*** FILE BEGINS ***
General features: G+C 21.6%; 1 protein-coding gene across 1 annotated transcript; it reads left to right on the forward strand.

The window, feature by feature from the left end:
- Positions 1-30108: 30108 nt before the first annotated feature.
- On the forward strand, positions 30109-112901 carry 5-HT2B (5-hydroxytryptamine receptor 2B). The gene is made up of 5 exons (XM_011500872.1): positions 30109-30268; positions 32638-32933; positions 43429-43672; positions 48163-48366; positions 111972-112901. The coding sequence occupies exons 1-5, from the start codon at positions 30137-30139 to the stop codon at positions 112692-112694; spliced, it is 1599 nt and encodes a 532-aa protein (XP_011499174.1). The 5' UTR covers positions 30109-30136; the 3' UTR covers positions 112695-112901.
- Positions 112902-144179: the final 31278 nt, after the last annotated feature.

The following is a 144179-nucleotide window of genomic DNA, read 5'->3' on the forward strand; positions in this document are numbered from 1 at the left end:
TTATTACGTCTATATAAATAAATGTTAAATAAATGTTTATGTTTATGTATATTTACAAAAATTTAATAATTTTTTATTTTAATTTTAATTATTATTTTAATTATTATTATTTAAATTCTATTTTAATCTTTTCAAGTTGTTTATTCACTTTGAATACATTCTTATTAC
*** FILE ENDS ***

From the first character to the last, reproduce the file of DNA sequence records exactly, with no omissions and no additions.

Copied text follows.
General features: G+C 21.6%; 1 protein-coding gene across 1 annotated transcript; it reads left to right on the forward strand.

The window, feature by feature from the left end:
- Positions 1-30108: 30108 nt before the first annotated feature.
- On the forward strand, positions 30109-112901 carry 5-HT2B (5-hydroxytryptamine receptor 2B). The gene is made up of 5 exons (XM_011500872.1): positions 30109-30268; positions 32638-32933; positions 43429-43672; positions 48163-48366; positions 111972-112901. The coding sequence occupies exons 1-5, from the start codon at positions 30137-30139 to the stop codon at positions 112692-112694; spliced, it is 1599 nt and encodes a 532-aa protein (XP_011499174.1). The 5' UTR covers positions 30109-30136; the 3' UTR covers positions 112695-112901.
- Positions 112902-144179: the final 31278 nt, after the last annotated feature.

The following is a 144179-nucleotide window of genomic DNA, read 5'->3' on the forward strand; positions in this document are numbered from 1 at the left end:
TTATTACGTCTATATAAATAAATGTTAAATAAATGTTTATGTTTATGTATATTTACAAAAATTTAATAATTTTTTATTTTAATTTTAATTATTATTTTAATTATTATTATTTAAATTCTATTTTAATCTTTTCAAGTTGTTTATTCACTTTGAATACATTCTTATTAC